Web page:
They say behind every revolution is an equally revolutionary story. The exclusive Taj Mahal Palace and Tower in Mumbai is no exception to the above adage. This architectural icon was inaugurated on 16 December, 1903; although the foundation stone was laid five years earlier by Jamsetji.But what sparked the conception of the hotel? A bland refusal and a pioneer’s hurt ego, apparently! Back in 1890s, Jamsetji was once denied entry into the then grandest Mumbai hotel, Watson’s Esplanade. The reason? The Watson’s Hotel maintained a strict “whites only” policy for granting entry to its guests. Although the story has not been corroborated by the Taj Group, modern folklore believes otherwise.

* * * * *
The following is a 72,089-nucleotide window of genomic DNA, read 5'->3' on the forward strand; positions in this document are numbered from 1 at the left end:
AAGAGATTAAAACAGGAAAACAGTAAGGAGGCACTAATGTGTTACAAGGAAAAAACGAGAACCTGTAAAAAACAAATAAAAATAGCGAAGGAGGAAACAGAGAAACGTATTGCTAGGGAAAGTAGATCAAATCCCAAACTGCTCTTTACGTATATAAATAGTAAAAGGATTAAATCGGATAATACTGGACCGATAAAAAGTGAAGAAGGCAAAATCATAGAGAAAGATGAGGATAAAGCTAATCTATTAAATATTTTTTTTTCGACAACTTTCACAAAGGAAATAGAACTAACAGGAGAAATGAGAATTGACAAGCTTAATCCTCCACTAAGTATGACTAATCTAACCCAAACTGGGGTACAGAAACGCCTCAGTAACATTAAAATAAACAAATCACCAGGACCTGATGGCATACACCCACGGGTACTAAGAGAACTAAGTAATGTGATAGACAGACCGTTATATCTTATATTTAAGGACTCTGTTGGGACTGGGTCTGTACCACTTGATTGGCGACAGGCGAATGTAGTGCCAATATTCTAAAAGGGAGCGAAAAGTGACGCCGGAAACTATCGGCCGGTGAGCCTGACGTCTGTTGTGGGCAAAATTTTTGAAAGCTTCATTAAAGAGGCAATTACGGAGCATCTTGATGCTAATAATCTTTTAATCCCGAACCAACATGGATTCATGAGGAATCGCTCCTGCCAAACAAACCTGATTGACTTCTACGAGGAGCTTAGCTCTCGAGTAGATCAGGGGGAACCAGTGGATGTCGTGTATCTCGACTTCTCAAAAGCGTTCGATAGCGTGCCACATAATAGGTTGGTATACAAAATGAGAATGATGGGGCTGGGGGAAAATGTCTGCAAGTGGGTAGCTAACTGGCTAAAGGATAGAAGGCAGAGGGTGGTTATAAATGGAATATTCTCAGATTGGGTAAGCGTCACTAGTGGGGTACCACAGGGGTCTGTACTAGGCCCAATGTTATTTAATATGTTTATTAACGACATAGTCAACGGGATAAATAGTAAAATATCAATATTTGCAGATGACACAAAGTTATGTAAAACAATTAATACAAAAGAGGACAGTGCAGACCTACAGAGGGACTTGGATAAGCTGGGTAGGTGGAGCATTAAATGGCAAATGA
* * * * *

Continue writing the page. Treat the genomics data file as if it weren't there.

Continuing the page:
This was enough and Jamsetji played with the idea of making his own hotel that was above par with the Watson’s. Tata was further egged on by the then Times of India editor to build a hotel that was “worthy of Bombay”. Although Tata faced criticism from his partners and family alike, he still decided to go ahead with the project. Two Indian architects, Sitaram Khaderao Vaidya and D.N. Mirza, were first hired to put the plan to paper. The project was later completed by W.A. Chambers, an English engineer. Jamsetji’s friend, Khansaheb Sorabji Ruttonji Contractor, was hired as the builder and designed the central floating staircase the Taj is so famous for today. For construction, Tata imported the same steel as was used in the Eiffel Tower. Other costly imports were Turkish Baths, German Elevators, American Fans and English Butlers. The construction cost was a staggering £250,000 (we are talking about the 1900s). The same amount converts to £135 million in modern currency. Tata’s entrepreneurial prowess’ first milestone had been launched. And it was only the first.